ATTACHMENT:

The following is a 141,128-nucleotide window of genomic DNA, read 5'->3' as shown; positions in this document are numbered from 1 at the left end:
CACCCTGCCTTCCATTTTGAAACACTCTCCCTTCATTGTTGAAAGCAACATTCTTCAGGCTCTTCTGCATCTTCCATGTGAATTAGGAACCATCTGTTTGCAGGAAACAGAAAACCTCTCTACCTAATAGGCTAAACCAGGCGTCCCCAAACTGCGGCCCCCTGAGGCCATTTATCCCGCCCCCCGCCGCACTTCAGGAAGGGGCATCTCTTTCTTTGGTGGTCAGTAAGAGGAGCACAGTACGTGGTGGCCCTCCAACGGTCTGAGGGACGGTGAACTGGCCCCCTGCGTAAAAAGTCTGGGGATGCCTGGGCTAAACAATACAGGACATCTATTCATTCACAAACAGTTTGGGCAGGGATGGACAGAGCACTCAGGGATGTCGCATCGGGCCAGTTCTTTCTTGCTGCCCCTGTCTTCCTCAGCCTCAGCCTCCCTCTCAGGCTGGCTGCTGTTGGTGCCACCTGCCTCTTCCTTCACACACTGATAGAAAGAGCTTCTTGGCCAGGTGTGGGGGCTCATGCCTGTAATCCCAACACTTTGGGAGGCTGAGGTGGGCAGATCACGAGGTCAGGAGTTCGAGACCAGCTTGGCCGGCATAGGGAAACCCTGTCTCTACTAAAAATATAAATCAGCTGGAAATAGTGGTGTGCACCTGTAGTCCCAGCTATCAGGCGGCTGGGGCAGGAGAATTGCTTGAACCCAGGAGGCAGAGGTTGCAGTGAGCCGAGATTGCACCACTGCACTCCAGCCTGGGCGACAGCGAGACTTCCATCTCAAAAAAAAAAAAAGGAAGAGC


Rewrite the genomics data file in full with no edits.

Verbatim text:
The following is a 141,128-nucleotide window of genomic DNA, read 5'->3' as shown; positions in this document are numbered from 1 at the left end:
CACCCTGCCTTCCATTTTGAAACACTCTCCCTTCATTGTTGAAAGCAACATTCTTCAGGCTCTTCTGCATCTTCCATGTGAATTAGGAACCATCTGTTTGCAGGAAACAGAAAACCTCTCTACCTAATAGGCTAAACCAGGCGTCCCCAAACTGCGGCCCCCTGAGGCCATTTATCCCGCCCCCCGCCGCACTTCAGGAAGGGGCATCTCTTTCTTTGGTGGTCAGTAAGAGGAGCACAGTACGTGGTGGCCCTCCAACGGTCTGAGGGACGGTGAACTGGCCCCCTGCGTAAAAAGTCTGGGGATGCCTGGGCTAAACAATACAGGACATCTATTCATTCACAAACAGTTTGGGCAGGGATGGACAGAGCACTCAGGGATGTCGCATCGGGCCAGTTCTTTCTTGCTGCCCCTGTCTTCCTCAGCCTCAGCCTCCCTCTCAGGCTGGCTGCTGTTGGTGCCACCTGCCTCTTCCTTCACACACTGATAGAAAGAGCTTCTTGGCCAGGTGTGGGGGCTCATGCCTGTAATCCCAACACTTTGGGAGGCTGAGGTGGGCAGATCACGAGGTCAGGAGTTCGAGACCAGCTTGGCCGGCATAGGGAAACCCTGTCTCTACTAAAAATATAAATCAGCTGGAAATAGTGGTGTGCACCTGTAGTCCCAGCTATCAGGCGGCTGGGGCAGGAGAATTGCTTGAACCCAGGAGGCAGAGGTTGCAGTGAGCCGAGATTGCACCACTGCACTCCAGCCTGGGCGACAGCGAGACTTCCATCTCAAAAAAAAAAAAAGGAAGAGC